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Victoria’s Secret is on a tear, having just posted its 24th consecutive month of comparable-store sales gains. The last time the chain posted a negative monthly comps result was December 2009, when it was down 6 percent.
This story first appeared in the January 23, 2012 issue of WWD. Subscribe Today.
The chain’s solid performance is one reason its parent, Limited Brands Inc., is on a growth trajectory.
Limited said this month that VS posted an 11 percent jump in comps in December. According to Christian Buss, analyst at Credit Suisse, “Comps were balanced across the assortment.…Victoria’s Secret Direct sales were up 6 percent, driven by Pink, active, dresses, swim and sleepwear.”
For 2011, Victoria’s Secret’s average comp-store gain was 15.7 percent, with the retailer’s best months in January, when it posted a 35 percent rise in comps, and April, when comps were up 25 percent.
In 2010, its average comps rise was 12.7 percent, with its best performing month in March, up 19 percent. Two months, January and June, saw comps grow 17 percent.
So what’s the real secret?
Stifel Nicolaus retail analyst Richard E. Jaffe noted that Victoria’s Secret was able to “drive significant traffic with limited promotions, likely benefiting margin in the quarter.” He said promotional activity for holiday 2011 was planned down to the levels of holiday 2010, and that an improved gift assortment at Pink was effective at driving sales.
According to Limited Brands’ Form 10Q filed for the third quarter on Dec. 2 with the Securities and Exchange Commission, operating income for Victoria’s Secret rose 21.1 percent to $149 million from $123 million for the comparable quarter in 2010. For fiscal year 2010, operating income for Victoria’s Secret rose 51.5 percent to $877 million from $579 million in 2009, according to a Form 10K filed with the SEC on March 18, 2011.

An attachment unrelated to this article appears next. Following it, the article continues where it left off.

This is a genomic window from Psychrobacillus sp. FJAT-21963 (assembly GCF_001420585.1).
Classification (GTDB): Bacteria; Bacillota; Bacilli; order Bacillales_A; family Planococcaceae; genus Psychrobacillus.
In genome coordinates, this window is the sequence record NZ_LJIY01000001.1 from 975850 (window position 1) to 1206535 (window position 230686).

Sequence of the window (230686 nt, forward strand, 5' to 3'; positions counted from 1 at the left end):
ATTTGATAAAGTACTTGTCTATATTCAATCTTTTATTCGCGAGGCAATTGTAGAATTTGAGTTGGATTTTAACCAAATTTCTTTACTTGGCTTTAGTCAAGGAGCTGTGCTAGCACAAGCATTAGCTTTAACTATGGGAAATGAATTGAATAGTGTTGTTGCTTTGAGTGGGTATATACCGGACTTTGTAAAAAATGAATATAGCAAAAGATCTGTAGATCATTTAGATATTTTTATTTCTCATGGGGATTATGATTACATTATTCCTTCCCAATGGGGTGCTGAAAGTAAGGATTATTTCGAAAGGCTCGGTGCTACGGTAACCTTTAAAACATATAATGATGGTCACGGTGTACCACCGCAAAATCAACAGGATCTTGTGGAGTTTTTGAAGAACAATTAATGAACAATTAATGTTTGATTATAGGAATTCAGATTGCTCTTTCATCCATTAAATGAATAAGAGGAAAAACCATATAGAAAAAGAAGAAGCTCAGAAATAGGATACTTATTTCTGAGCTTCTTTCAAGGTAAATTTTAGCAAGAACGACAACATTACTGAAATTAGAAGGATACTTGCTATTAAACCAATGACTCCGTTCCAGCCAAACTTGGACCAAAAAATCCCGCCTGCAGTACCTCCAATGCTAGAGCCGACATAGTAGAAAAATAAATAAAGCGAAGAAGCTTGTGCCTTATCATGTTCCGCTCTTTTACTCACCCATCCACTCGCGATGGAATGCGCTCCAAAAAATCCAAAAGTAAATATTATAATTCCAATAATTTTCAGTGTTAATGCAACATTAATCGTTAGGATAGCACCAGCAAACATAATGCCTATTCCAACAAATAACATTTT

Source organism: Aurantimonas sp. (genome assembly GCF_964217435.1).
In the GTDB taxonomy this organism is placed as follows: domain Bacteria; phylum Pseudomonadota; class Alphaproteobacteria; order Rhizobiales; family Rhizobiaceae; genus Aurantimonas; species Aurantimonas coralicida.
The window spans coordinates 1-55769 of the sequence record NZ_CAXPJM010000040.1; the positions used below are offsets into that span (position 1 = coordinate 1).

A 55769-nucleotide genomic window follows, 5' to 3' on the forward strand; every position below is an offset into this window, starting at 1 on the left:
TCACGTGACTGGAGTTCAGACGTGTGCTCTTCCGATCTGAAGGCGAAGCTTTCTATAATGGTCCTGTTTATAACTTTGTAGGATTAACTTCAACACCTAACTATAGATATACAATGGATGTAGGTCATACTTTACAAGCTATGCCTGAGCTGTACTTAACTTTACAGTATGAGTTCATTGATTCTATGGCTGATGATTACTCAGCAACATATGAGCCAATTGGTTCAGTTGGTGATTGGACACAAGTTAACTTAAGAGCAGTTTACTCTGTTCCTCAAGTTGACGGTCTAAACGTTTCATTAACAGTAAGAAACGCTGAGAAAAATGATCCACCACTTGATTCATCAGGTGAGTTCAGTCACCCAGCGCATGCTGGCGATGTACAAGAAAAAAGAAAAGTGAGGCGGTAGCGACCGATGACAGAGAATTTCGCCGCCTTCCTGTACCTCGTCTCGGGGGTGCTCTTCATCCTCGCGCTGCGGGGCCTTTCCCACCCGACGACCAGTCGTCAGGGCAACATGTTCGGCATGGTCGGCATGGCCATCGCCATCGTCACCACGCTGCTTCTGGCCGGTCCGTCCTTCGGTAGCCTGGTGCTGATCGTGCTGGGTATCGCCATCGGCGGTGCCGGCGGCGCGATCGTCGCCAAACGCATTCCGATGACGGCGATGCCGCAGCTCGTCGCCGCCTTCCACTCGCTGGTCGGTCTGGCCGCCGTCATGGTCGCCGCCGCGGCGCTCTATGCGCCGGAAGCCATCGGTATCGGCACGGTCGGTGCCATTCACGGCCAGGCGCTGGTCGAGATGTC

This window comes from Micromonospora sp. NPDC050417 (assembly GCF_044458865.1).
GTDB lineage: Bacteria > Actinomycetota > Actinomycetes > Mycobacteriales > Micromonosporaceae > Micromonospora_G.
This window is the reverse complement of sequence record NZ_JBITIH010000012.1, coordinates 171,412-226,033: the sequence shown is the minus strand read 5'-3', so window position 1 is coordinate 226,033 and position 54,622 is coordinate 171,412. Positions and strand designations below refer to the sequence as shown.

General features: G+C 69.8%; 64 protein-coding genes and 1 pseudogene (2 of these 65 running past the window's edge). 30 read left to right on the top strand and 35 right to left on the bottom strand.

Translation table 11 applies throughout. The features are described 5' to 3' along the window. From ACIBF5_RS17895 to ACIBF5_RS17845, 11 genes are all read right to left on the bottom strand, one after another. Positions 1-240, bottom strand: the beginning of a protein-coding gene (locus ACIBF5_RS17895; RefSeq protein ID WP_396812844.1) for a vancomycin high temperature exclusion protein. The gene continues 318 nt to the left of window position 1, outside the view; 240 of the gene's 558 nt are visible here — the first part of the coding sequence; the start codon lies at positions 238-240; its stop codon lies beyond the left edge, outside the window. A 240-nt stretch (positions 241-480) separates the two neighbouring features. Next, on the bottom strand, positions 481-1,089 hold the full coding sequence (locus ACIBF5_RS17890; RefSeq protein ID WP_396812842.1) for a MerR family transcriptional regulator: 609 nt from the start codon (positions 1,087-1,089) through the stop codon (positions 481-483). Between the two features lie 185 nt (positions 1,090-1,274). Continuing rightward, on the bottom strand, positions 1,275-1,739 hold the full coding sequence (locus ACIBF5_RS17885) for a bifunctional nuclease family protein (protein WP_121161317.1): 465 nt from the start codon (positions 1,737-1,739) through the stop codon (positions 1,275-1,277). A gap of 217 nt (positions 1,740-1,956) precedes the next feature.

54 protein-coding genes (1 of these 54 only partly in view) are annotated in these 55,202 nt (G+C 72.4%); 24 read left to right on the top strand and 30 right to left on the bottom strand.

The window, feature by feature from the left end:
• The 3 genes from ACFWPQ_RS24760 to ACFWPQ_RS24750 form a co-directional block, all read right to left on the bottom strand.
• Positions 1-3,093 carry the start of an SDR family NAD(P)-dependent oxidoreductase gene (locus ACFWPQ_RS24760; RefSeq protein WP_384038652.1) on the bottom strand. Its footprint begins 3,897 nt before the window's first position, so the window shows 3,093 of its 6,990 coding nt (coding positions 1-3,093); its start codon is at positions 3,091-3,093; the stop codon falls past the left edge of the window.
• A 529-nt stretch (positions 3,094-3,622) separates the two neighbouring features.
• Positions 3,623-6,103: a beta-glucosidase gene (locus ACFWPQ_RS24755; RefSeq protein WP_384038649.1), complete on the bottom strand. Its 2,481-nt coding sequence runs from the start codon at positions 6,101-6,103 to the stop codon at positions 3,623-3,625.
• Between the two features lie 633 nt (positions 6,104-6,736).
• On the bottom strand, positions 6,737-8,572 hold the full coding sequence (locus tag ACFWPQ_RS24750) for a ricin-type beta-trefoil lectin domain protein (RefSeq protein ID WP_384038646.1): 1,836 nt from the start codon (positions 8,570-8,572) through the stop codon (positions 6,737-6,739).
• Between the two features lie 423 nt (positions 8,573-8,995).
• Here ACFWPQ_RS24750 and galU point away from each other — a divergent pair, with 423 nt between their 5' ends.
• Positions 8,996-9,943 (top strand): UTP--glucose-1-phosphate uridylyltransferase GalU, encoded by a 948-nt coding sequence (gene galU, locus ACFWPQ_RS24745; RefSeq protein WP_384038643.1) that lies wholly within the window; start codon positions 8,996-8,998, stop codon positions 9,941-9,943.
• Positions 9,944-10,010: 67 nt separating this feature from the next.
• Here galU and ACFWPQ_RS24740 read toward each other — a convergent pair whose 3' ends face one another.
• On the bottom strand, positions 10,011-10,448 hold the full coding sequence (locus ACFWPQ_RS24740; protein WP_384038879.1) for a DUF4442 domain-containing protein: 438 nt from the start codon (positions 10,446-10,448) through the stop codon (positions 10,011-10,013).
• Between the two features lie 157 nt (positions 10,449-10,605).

Overall, Victoria’s Secret hit $5.92 billion in sales in 2010.
Limited Brands won’t post fourth-quarter and 2011 full-year results until the latter part of February. In the third quarter ended Oct. 29, Victoria’s Secret’s U.S. stores posted a 13 percent same-store sales gain, a 12 percent sales increase to $942 million, and an 8 percent rise in sales for its direct channel, to $277 million, according to Sharen Turney, chief executive officer and president of Victoria’s Secret Megabrand and Intimate Apparel, during the quarter’s conference call to Wall Street.
Turney said third-quarter launches contributing to the gains included the Showstopper bra, the Pink Heartbreaker bra, the Unforgettable bra and the Gorgeous bra. Complementing its bra launches was that of its Gorgeous fragrance, which helped drive multiple sales for the bra and fragrance categories.
There doesn’t appear to be any slowdown ahead, provided the management team continues executing its game plan.
Analyst Jennifer Black, head of her namesake firm, predicted growth at Victoria’s Secret will come from its core business and increasing “adjacent categories like VSX, loungewear and swim.” She noted that currently only 10 percent of Victoria’s Secret stores in the U.S. have the full Pink assortment.
“Pink is a huge opportunity for growth for the company,” she said.
Black believes the firm has the potential for ramping up the Pink business to “$1 billion in sales — it’s currently at $500 million — with significantly more potential over the next five years. Additional categories within Victoria’s Secret include loungewear, which could reach $1 billion in sales, as well as Victoria’s Secret beauty, which could reach $2.5 billion in sales.